Bradburgh advocates for all stakeholders, including communities and churches, to actively promote greater public understanding of mental illness, while governments need to invest in better mental health and outreach services.

“The more we openly discuss the issues in safe places and forums, the more knowledgeable we will be and better prepared to address the issue of suicide,” she said.

(END)

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Kenya’s Own ‘Erin Brokovich’ Changes Lives of Girl Survivors of Sexual Abusehttp://www.ipsnews.net/2014/08/kenyas-own-erin-brockovitch-changes-lives-of-girl-survivors-of-sexual-abuse/?utm_source=rss&utm_medium=rss&utm_campaign=kenyas-own-erin-brockovitch-changes-lives-of-girl-survivors-of-sexual-abuse http://www.ipsnews.net/2014/08/kenyas-own-erin-brockovitch-changes-lives-of-girl-survivors-of-sexual-abuse/#comments Mon, 11 Aug 2014 08:20:24 +0000 Adam Bemma http://www.ipsnews.net/?p=136048 The Equality Effect brought together legal experts to pursue a class action lawsuit, which came to be known as the 160 Girls case, of girls who faced discriminatory police treatment, including police rape. The court ruled police must enforce the laws under the constitution, and properly investigate cases of defilement and rape. Courtesy: Fiona Sampson/Equality Effect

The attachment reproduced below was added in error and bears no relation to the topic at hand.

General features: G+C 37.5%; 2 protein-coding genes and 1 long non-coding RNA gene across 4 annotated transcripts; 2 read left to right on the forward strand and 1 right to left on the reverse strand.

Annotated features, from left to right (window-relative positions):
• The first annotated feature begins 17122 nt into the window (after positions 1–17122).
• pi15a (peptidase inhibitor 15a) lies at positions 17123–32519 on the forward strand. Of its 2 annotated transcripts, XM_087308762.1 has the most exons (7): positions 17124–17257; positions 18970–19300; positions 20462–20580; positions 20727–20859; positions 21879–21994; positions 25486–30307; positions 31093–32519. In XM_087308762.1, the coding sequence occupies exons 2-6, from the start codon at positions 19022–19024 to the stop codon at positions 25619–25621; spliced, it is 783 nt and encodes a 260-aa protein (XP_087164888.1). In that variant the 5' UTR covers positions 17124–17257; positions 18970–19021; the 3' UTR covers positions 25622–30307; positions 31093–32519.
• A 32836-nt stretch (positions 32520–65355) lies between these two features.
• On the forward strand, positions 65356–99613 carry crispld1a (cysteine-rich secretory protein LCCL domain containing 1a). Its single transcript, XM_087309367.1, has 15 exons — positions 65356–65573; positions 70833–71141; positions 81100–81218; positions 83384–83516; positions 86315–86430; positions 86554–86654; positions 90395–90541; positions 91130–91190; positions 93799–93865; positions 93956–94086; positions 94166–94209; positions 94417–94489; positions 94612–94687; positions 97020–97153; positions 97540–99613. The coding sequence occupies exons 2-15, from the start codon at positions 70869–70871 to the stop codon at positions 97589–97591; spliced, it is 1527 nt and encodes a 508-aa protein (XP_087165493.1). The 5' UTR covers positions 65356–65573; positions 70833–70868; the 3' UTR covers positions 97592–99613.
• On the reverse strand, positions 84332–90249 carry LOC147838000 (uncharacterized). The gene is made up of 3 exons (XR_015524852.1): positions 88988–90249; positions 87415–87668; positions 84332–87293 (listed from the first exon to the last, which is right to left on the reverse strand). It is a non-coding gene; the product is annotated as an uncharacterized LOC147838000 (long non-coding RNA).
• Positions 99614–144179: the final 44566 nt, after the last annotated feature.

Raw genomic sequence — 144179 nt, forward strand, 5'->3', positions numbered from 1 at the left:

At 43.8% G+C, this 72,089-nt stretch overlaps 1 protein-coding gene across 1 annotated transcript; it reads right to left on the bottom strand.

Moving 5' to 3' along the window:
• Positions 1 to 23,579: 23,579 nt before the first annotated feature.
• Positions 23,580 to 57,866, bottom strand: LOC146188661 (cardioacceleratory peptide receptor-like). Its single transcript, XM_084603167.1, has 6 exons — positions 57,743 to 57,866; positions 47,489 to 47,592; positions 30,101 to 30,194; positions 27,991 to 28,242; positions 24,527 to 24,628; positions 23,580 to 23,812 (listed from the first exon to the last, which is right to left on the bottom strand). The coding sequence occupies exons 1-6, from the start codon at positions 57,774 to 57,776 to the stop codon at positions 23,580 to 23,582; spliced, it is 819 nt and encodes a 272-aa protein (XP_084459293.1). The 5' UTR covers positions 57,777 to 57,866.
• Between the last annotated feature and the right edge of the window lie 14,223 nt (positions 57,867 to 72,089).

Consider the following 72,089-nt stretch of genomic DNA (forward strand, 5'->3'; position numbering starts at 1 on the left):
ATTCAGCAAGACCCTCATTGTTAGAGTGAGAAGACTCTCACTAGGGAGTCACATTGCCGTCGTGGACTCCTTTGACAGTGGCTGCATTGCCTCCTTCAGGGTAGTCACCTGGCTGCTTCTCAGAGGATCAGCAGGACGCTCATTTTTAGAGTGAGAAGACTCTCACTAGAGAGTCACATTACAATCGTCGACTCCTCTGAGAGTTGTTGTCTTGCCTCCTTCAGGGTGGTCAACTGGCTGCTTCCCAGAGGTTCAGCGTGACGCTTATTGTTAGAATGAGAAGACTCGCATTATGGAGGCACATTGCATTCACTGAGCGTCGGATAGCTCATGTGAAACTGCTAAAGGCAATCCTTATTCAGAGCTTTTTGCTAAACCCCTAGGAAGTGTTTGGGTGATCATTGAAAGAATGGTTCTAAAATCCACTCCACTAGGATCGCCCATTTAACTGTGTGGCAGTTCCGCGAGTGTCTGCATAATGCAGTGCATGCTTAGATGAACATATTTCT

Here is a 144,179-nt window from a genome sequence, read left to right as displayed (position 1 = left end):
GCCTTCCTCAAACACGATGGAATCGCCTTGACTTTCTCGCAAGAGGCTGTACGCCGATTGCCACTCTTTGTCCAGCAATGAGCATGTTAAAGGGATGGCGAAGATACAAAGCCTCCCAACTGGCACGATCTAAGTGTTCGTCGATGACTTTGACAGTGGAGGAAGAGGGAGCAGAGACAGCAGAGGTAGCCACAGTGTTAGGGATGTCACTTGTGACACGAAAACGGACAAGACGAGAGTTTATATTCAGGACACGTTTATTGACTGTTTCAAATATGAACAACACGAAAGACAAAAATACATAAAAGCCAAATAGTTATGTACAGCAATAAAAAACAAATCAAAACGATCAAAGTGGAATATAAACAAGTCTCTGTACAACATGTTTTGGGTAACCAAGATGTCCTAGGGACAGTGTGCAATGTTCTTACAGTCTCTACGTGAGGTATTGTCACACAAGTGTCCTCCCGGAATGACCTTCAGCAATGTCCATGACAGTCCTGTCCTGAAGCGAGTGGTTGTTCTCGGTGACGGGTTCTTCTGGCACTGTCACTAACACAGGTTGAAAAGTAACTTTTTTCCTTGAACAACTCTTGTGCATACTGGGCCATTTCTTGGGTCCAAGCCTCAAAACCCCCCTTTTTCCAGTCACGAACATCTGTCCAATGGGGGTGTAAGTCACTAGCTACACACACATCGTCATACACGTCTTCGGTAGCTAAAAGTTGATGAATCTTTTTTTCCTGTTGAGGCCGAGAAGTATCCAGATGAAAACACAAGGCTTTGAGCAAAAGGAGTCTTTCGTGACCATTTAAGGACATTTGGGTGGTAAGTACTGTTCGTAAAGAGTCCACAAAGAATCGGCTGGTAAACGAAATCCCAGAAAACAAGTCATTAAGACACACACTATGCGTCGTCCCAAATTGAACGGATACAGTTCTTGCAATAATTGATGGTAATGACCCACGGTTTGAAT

The Equality Effect brought together legal experts to pursue a class action lawsuit, which came to be known as the 160 Girls case, of girls who faced discriminatory police treatment, including police rape. The court ruled police must enforce the laws under the constitution, and properly investigate cases of defilement and rape. Courtesy: Fiona Sampson/Equality Effect

By Adam Bemma
MERU, Kenya, Aug 11 2014 (IPS)

Surrounded by endless rows of green tea plants, Mary carefully picked a leaf and placed it into a basket next to her. It seemed like an ordinary day at work for the 13-year-old girl from Meru, in central Kenya. After work she escaped to the adjacent farm for privacy, but was instead attacked and raped by a middle aged man. 

“My grandmother took me to the police to make a report, but they didn’t arrest him. I was told he bribed the police,” Mary* tells IPS as her 11-month-old baby girl sits on her lap.

Mary, now 14 years of age, and her daughter live at Ripples International’s Tumaini Girls’ Rescue Centre in Meru, Kenya. It houses 15 other girls like Mary, three of whom have babies of their own, all born out of the sexual violence perpetrated against them.